The First Online Conference Ever (at least I think)

I have just been accepted as a presenter at the Muse Online Wrting Conference that will be held in October. I don't know yet what I'll be speaking on, but you may assume that it will be my usual articulate blather. I, of course, encourage everyone to see me. And this will be the best conference I will ever have to have attended. I can sit in my house and not leave the couch while sharing my nuggets of wisdom. It'll be a more intensive version of what I do now.

On a serious note, I do think these ladies have come up with a pretty cool idea. This will allow anyone with an internet connection to participate. Distance isn't an issue and it allows them to get a huge variety of speakers. And best of all, it's FREE!

So, below is the PR thing they gave me. I'll give you more information about what I'll be speaking about and whether or not I'll have a critique session as I find out more information.

The Muse Online Writing Conference

Lea Schizas, Editor of The Muse on Writing, and Carolyn Howard-Johnson are sponsoring a virtual writers' conference on October 9th - 13th 2006 -- very possibly the first. This conference offers writers -- published or not --  who have not been to a conference, to mingle with some of the publishing world's personalities, to pose questions and learn from them, and to partake in many of  the F~R~ E~E online workshops we will be hosting: 

Bookmark the site: here. 
and come back often to see the newest presenters and workshops. Shel Horowitz just accepted our invitation and we already have dozens of others. Carolyn will be presenting on both book promotion and the craft of writing, specifically "Writing Sparkling Dialogue in 10 Easy Steps."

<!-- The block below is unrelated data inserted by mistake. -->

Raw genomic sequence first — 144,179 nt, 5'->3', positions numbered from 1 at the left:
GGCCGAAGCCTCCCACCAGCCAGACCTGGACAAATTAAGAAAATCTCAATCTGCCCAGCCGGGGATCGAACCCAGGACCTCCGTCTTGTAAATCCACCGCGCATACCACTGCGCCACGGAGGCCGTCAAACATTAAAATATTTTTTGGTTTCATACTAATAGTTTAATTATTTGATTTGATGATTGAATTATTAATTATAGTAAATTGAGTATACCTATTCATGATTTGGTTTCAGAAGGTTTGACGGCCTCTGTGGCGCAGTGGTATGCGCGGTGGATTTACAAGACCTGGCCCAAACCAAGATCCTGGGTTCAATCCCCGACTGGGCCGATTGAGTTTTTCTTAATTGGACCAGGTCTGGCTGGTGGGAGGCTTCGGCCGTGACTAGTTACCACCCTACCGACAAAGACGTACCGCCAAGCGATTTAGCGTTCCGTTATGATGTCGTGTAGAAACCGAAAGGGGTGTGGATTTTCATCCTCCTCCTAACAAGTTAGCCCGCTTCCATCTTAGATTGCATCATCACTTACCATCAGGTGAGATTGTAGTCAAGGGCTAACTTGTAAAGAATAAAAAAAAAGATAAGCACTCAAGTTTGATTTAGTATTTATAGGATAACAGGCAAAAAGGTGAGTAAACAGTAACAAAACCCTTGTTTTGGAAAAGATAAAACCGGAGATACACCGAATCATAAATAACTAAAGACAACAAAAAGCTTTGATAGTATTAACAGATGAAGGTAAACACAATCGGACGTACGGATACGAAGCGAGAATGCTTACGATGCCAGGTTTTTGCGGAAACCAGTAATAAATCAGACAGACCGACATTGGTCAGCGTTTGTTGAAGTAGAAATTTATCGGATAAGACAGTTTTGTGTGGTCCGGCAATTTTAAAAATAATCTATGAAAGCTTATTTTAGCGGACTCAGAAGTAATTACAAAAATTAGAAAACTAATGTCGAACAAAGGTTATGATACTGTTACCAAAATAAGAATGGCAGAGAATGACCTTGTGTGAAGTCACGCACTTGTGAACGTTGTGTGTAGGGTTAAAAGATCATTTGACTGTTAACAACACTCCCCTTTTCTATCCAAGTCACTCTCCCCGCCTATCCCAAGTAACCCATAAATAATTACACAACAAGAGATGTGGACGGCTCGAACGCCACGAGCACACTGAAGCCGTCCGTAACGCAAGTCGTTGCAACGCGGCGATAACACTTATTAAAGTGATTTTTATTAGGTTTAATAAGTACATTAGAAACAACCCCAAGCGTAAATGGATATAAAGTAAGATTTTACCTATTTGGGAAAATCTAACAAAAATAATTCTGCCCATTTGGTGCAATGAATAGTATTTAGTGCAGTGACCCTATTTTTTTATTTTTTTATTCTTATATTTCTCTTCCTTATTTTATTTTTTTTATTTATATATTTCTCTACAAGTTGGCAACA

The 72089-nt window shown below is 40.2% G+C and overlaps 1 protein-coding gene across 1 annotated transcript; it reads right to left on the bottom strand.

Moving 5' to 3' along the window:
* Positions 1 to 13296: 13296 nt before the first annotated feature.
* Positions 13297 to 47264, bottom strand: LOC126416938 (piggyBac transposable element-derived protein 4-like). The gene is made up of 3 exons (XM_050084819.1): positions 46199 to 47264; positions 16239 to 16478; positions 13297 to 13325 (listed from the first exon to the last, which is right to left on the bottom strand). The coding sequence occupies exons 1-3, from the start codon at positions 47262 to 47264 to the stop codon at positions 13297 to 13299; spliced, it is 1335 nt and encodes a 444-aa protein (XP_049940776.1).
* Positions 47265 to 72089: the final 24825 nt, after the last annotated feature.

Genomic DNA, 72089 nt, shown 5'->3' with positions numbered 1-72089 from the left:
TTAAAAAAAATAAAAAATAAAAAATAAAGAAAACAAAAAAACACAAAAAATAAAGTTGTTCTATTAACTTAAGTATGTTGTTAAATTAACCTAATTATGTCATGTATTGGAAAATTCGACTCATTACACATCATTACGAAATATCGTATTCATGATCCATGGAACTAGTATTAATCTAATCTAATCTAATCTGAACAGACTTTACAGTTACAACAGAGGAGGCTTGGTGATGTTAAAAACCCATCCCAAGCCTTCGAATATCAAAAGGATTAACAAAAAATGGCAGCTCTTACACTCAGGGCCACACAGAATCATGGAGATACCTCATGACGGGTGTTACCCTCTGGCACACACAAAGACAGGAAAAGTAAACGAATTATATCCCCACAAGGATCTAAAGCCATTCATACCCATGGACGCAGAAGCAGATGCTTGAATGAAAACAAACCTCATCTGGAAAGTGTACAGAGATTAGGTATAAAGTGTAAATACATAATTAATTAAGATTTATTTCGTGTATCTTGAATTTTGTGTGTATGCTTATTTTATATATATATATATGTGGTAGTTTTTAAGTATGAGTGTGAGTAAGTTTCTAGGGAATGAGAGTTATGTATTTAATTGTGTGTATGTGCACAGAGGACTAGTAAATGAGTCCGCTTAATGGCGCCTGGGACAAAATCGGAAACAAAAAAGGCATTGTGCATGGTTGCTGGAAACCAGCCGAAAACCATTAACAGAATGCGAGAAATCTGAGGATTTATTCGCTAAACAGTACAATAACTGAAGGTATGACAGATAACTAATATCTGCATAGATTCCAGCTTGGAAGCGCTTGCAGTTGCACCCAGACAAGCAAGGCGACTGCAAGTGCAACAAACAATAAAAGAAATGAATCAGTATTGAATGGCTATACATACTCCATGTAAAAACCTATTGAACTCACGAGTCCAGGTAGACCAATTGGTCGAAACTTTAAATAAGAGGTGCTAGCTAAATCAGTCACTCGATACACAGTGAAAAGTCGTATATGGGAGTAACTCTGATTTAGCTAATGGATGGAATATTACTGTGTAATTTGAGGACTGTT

[And of course, who would want to miss The Buried Editor? She'll be the toast of the talks.]

To check on the growing faculty and workshop session, go: here.


Anonymous said...

It does look great! Thanks for the info. I registered today.

Anonymous said...

My question has nothing to do with the current post, but didn't see a spot for it any other place so...what is the market standard for signing a contract once an editor has given a verbal acceptance of a manuscript? Does it take months after the acceptance or should it occur immediately?

The Buried Editor said...

I'd like to do a more detailed answer in a question of the week if you don't mind, but for a quick answer, be concerned if you haven't seen anything within 3 months. Everything in publishing seems to run on about a 3 month schedule. And if you or your agent and the publishing house are haggling, it can take up to a year to negotiate a contract. However, like I said if you have not seen some sort of initial contract in writing within 3 months, be concerned.

Anonymous said...

Okay, thanks. Is it proper etiquette (in the writing world) to ask about when the contract might be ready for signing after or within 3 months?

The Buried Editor said...

Of course. You are perfectly within your rights if a contract never seems in imminent danger of materializing. Say something like, I am unwilling to proceed on this project until we have begun contract negotiations or something like that. Just remember not to pester. And also remember that your editor may not have any control at all over when contracts are sent. For instance if you are one of my BTP authors who still haven't seen a contract, you need to email me right now. (There's a link on the profile page if you don't already have my email.) I have zip, zero, nada control over contracts, but I can bug the person who does. And if you're a CBAY author, then you should know what stage your contract is in, but if you don't remember, email me and I'll remind you. :)